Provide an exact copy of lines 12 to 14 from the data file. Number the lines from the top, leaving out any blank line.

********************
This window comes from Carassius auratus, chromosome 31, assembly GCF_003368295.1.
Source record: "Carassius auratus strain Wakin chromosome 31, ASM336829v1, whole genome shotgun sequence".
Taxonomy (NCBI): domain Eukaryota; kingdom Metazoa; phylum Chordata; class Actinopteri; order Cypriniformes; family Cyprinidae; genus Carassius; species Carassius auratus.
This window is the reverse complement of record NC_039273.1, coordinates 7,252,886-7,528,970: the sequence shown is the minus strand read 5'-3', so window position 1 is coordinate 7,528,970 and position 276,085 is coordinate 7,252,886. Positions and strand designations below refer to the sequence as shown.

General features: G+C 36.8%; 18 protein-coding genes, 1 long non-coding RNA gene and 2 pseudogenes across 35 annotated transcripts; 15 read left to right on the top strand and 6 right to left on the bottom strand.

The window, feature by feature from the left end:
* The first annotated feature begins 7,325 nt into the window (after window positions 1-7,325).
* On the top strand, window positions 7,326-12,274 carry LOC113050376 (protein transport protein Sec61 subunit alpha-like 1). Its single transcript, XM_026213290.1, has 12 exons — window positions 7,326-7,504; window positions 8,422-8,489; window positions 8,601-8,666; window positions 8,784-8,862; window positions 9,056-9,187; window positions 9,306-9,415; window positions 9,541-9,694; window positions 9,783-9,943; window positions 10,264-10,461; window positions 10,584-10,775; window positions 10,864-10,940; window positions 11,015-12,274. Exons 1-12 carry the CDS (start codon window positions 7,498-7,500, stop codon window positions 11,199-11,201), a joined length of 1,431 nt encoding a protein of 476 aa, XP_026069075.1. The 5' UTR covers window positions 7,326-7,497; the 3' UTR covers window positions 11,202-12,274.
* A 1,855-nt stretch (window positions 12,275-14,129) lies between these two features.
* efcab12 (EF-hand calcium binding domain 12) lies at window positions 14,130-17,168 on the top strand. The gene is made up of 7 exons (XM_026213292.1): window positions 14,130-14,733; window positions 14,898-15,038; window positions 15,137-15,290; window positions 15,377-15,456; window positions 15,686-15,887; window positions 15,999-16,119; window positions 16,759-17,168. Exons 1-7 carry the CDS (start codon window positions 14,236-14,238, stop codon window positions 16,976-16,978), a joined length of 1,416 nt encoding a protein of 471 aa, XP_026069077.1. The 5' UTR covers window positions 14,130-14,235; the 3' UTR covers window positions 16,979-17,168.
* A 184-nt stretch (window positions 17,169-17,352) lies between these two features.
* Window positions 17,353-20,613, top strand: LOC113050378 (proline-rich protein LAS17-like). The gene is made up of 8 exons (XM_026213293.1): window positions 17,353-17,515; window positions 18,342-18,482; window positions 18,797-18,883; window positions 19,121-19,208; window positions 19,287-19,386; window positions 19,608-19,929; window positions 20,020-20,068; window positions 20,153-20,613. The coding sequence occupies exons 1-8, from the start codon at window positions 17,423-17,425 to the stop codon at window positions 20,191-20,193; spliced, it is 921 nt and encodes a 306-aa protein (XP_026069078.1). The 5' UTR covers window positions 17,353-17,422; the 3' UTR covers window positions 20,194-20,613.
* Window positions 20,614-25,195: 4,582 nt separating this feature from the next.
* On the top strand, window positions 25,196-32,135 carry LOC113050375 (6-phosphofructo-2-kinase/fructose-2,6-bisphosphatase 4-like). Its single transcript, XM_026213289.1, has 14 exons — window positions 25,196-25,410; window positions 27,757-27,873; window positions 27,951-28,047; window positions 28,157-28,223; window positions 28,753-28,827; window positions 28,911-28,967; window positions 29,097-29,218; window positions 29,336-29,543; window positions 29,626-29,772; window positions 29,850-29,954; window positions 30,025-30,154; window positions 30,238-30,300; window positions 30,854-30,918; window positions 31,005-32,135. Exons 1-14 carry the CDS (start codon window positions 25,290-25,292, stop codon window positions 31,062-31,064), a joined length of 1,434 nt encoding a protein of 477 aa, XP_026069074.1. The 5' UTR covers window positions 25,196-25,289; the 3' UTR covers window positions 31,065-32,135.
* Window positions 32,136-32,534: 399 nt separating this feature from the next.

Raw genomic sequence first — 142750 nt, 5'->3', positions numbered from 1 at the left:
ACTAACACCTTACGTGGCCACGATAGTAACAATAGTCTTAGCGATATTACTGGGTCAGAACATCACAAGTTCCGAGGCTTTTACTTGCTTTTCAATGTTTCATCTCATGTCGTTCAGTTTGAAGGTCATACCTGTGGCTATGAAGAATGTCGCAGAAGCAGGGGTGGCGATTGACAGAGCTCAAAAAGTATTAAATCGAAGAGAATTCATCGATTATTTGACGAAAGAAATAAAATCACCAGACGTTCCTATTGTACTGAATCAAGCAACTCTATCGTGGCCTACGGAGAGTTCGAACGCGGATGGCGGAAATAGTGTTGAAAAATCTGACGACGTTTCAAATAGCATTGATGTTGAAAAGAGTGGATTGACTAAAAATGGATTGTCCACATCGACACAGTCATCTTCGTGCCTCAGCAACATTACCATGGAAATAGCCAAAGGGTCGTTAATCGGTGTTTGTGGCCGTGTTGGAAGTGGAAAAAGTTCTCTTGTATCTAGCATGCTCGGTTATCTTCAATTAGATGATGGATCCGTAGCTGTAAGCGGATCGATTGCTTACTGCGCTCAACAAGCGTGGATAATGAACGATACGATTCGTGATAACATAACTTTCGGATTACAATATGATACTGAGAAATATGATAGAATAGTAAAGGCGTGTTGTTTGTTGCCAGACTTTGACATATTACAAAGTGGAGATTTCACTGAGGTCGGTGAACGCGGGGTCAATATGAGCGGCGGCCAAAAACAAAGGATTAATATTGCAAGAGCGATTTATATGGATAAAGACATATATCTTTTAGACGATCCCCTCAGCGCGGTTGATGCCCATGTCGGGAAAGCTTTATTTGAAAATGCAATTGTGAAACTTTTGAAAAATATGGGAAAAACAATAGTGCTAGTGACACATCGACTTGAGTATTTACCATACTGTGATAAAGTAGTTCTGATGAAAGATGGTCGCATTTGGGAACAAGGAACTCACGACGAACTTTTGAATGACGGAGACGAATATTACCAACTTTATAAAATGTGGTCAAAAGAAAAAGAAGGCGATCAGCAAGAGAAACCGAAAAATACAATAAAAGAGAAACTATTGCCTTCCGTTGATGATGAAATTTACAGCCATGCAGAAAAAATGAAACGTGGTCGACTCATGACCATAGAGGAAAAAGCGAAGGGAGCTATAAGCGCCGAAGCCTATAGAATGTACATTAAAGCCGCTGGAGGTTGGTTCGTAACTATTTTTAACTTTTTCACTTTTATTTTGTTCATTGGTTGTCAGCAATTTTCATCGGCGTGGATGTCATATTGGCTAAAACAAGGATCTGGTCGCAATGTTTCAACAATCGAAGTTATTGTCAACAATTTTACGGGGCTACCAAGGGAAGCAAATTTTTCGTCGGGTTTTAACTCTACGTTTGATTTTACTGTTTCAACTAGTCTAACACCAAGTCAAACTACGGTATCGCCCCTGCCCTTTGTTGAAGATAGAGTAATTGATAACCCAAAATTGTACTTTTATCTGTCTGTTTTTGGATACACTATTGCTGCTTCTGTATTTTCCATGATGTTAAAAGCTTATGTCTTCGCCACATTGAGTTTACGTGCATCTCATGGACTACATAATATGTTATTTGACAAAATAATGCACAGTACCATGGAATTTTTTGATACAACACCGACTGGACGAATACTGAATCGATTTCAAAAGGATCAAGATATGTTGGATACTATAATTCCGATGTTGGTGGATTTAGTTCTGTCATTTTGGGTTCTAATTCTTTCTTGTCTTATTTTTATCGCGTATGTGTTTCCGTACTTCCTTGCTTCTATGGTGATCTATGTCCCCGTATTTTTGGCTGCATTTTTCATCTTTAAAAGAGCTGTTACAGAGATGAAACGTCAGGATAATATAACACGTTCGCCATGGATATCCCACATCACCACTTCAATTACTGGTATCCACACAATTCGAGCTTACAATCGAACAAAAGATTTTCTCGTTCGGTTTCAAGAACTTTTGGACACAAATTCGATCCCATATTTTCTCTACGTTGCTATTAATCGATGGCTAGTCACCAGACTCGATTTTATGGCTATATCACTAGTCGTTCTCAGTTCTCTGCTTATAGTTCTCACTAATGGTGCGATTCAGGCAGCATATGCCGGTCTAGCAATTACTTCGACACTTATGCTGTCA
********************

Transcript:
* Window positions 17,353-20,613, top strand: LOC113050378 (proline-rich protein LAS17-like). The gene is made up of 8 exons (XM_026213293.1): window positions 17,353-17,515; window positions 18,342-18,482; window positions 18,797-18,883; window positions 19,121-19,208; window positions 19,287-19,386; window positions 19,608-19,929; window positions 20,020-20,068; window positions 20,153-20,613. The coding sequence occupies exons 1-8, from the start codon at window positions 17,423-17,425 to the stop codon at window positions 20,191-20,193; spliced, it is 921 nt and encodes a 306-aa protein (XP_026069078.1). The 5' UTR covers window positions 17,353-17,422; the 3' UTR covers window positions 20,194-20,613.
* Window positions 20,614-25,195: 4,582 nt separating this feature from the next.
* On the top strand, window positions 25,196-32,135 carry LOC113050375 (6-phosphofructo-2-kinase/fructose-2,6-bisphosphatase 4-like). Its single transcript, XM_026213289.1, has 14 exons — window positions 25,196-25,410; window positions 27,757-27,873; window positions 27,951-28,047; window positions 28,157-28,223; window positions 28,753-28,827; window positions 28,911-28,967; window positions 29,097-29,218; window positions 29,336-29,543; window positions 29,626-29,772; window positions 29,850-29,954; window positions 30,025-30,154; window positions 30,238-30,300; window positions 30,854-30,918; window positions 31,005-32,135. Exons 1-14 carry the CDS (start codon window positions 25,290-25,292, stop codon window positions 31,062-31,064), a joined length of 1,434 nt encoding a protein of 477 aa, XP_026069074.1. The 5' UTR covers window positions 25,196-25,289; the 3' UTR covers window positions 31,065-32,135.